Social and emotional learning, or SEL, programs have flourished in schools during the last decade. In this course the instructors (Emily Price and Ben Kirshner) introduce and help you examine community based and youth-empowerment approaches to social and emotional learning. Some of these approaches address the impact of social and political systems, such as immigration and structural racism, on children’s social and emotional experiences.
This course is a part of the 5-course Specialization “The Teacher and Social Emotional Learning (SEL)”. Interested in earning 3 university credits from the University of Colorado-Boulder for this specialization? If so check out "How you can earn 3 university credits from the University of Colorado-Boulder for this specialization" reading in the first module of this course for additional information.
We want to note that the courses in this Specialization were designed with a three-credit university course load in mind. As a participant you may notice a bit more reading content and a little less video/lecture content. Completing and passing the SEL Specialization allows the participant to apply for 3 graduate credits toward teacher re-certification and professional enhancement. We want to ensure the quality and high standards of a University of Colorado learning experience.
Interested in earning 3 graduate credits from the University of Colorado-Boulder for The Teacher and Social Emotional Learning (SEL) Specialization? Check out "How you can earn 3 university credits from the University of Colorado-Boulder for this specialization" reading in the first week of this course for more information.
Behavior Management and SEL In this module we introduce three tensions within SEL, the first of which is the potential use of SEL as a means of managing student behavior. We investigate how behavior management strategies can lead to emotional manipulation, as well as how students of color are disproportionately impacted by these policies. Knowing that SEL programs are often adopted with the aim of improving classroom management and reducing problem behaviors, we explore how this can instead be approached through humanizing structures of management that promote student agency.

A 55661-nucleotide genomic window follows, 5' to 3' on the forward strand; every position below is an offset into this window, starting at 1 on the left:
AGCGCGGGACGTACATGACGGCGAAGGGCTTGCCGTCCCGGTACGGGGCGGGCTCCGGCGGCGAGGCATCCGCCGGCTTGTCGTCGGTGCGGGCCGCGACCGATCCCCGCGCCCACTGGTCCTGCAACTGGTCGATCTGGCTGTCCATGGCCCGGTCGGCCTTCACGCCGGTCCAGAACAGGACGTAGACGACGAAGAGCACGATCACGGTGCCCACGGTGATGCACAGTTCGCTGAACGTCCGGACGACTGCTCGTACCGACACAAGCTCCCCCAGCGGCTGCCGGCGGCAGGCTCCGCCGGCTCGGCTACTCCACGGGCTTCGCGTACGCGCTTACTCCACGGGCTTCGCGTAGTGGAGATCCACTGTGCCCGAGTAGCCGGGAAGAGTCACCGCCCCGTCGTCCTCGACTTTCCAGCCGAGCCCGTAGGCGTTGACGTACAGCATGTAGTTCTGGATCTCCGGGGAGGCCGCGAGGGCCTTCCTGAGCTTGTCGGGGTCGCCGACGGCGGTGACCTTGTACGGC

Culture, Context, and SEL In this module we take up a second tension within SEL programming, the relative inattention to issues of culture and context in determining what SEL skills to promote. In situating SEL within larger cultural and structural contexts, we examine the need to consider issues of race, class, gender, sexuality, and culture in developing approaches to SEL.
Examining "Success": Goals, Measurement, and Outcomes in SEL
In this module, we consider a third tension in SEL programming - what success looks like, and how we measure it. We examine the different ways student outcomes have been measured, as well as the issues surrounding the assessment of soft skills such as social and emotional development.
Moving Forward: A Critical Examination of the Self Competencies In this module we move from articulating tensions within SEL to exploring ways forward. In this module, we focus on the two self-oriented competencies, self-awareness and self-management. In looking at more equity-oriented means of approaching self-awareness and self-management, we look at two examples in particular - mindfulness and testimonials.
Moving Forward: A Critical Examination of the Social Competencies In this module we continue our focus on equity-oriented ways of approaching SEL with a focus on the socially oriented competencies, social awareness and relationship building. In particular, we examine how critical witnessing and youth participatory action research (YPAR) can enhance traditional approaches to SEL.